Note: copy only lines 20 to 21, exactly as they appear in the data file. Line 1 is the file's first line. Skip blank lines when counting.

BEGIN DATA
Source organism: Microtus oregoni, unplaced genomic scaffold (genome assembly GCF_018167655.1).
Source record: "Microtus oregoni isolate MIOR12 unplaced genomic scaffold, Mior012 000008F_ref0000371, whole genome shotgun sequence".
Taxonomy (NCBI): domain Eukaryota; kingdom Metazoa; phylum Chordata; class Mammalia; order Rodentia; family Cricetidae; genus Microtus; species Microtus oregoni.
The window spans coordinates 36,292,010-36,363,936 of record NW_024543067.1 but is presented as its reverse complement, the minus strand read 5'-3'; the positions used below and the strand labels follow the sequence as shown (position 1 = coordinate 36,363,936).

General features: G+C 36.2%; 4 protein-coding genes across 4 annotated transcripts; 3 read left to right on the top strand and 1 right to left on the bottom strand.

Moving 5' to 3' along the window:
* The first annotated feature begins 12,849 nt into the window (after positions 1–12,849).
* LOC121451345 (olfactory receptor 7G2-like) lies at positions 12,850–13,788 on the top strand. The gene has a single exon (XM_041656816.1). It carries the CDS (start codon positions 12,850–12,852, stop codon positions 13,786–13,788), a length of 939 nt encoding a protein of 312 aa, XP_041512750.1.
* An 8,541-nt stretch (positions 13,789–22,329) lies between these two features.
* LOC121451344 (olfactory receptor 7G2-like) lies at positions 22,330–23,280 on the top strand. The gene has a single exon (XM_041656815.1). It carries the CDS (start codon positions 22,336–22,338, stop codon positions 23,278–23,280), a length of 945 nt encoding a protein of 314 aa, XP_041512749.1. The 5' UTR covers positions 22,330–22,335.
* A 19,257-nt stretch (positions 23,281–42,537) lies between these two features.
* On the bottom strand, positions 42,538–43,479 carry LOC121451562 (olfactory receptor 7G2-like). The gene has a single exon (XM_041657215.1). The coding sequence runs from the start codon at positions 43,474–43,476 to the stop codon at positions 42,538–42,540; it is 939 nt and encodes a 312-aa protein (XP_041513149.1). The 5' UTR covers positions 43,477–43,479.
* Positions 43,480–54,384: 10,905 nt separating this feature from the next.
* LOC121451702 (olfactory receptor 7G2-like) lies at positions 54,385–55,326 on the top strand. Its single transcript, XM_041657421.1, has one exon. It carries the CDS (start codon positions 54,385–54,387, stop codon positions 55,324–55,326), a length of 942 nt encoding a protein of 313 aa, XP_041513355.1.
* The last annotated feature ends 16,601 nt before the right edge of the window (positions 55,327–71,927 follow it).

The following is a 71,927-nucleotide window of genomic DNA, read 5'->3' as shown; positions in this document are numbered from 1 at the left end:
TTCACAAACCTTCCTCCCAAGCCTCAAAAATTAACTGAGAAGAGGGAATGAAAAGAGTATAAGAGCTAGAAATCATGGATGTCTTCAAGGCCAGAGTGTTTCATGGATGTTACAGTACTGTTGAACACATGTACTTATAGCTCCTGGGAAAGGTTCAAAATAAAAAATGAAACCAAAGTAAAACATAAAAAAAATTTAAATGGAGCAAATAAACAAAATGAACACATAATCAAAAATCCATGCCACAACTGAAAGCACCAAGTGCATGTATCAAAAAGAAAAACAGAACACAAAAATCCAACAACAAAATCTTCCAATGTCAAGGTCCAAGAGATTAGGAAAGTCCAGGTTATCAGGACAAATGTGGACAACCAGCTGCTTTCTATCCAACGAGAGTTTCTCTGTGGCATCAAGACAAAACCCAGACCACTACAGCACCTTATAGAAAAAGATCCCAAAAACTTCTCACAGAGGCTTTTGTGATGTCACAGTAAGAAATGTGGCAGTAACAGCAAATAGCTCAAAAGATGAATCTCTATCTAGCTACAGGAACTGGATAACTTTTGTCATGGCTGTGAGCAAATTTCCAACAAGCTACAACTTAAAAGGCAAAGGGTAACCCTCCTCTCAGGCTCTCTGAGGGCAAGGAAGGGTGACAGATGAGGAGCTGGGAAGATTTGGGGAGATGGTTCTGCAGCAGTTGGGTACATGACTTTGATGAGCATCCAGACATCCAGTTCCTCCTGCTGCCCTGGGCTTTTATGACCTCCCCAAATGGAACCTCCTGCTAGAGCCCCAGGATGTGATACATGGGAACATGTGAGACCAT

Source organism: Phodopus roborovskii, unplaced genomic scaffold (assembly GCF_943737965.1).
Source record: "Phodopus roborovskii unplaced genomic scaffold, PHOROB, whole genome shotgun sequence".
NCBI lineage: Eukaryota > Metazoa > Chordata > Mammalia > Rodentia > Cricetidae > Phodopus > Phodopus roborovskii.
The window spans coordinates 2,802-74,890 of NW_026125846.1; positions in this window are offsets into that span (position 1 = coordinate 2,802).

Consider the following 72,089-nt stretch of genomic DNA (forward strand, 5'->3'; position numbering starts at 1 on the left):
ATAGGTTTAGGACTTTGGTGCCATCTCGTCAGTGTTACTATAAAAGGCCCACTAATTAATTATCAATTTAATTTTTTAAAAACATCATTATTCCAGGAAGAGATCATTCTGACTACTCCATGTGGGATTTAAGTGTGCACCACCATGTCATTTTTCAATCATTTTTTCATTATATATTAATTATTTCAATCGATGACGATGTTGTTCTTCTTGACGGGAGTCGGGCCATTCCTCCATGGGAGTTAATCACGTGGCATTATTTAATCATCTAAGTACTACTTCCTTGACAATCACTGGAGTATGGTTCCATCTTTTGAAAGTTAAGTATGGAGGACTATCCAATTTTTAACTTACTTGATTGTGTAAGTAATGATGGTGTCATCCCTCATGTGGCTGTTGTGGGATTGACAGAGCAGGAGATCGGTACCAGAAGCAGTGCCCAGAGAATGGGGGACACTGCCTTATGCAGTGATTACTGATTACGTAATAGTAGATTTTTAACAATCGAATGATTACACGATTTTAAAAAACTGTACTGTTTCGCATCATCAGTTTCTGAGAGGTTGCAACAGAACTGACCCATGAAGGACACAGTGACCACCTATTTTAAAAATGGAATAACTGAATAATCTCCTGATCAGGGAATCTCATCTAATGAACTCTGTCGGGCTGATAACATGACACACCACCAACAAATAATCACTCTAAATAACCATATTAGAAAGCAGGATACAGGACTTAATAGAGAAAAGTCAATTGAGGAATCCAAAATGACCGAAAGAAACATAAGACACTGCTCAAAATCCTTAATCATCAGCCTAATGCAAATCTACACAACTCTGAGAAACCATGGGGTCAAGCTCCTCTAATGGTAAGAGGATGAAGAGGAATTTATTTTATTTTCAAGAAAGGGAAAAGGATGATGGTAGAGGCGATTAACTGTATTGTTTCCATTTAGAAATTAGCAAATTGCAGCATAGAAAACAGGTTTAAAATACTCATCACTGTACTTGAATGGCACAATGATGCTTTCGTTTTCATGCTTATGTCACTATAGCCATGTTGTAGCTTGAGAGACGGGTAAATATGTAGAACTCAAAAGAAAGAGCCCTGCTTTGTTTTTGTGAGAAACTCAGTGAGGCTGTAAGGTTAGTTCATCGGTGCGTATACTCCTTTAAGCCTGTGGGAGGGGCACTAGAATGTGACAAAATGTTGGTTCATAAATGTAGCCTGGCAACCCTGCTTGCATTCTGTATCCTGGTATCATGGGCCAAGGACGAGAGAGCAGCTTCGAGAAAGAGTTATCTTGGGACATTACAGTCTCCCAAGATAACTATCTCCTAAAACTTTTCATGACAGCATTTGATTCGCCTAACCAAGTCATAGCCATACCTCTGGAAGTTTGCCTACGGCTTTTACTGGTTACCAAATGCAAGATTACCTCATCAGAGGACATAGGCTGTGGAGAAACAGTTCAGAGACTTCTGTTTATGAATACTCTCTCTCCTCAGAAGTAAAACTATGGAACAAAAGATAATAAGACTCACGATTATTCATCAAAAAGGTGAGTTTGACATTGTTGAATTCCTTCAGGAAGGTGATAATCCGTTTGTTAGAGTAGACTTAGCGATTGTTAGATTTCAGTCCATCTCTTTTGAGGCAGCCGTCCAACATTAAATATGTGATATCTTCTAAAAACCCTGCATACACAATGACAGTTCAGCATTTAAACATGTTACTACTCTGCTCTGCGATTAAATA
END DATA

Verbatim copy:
NCBI lineage: Eukaryota > Metazoa > Chordata > Mammalia > Rodentia > Cricetidae > Phodopus > Phodopus roborovskii.
The window spans coordinates 2,802-74,890 of NW_026125846.1; positions in this window are offsets into that span (position 1 = coordinate 2,802).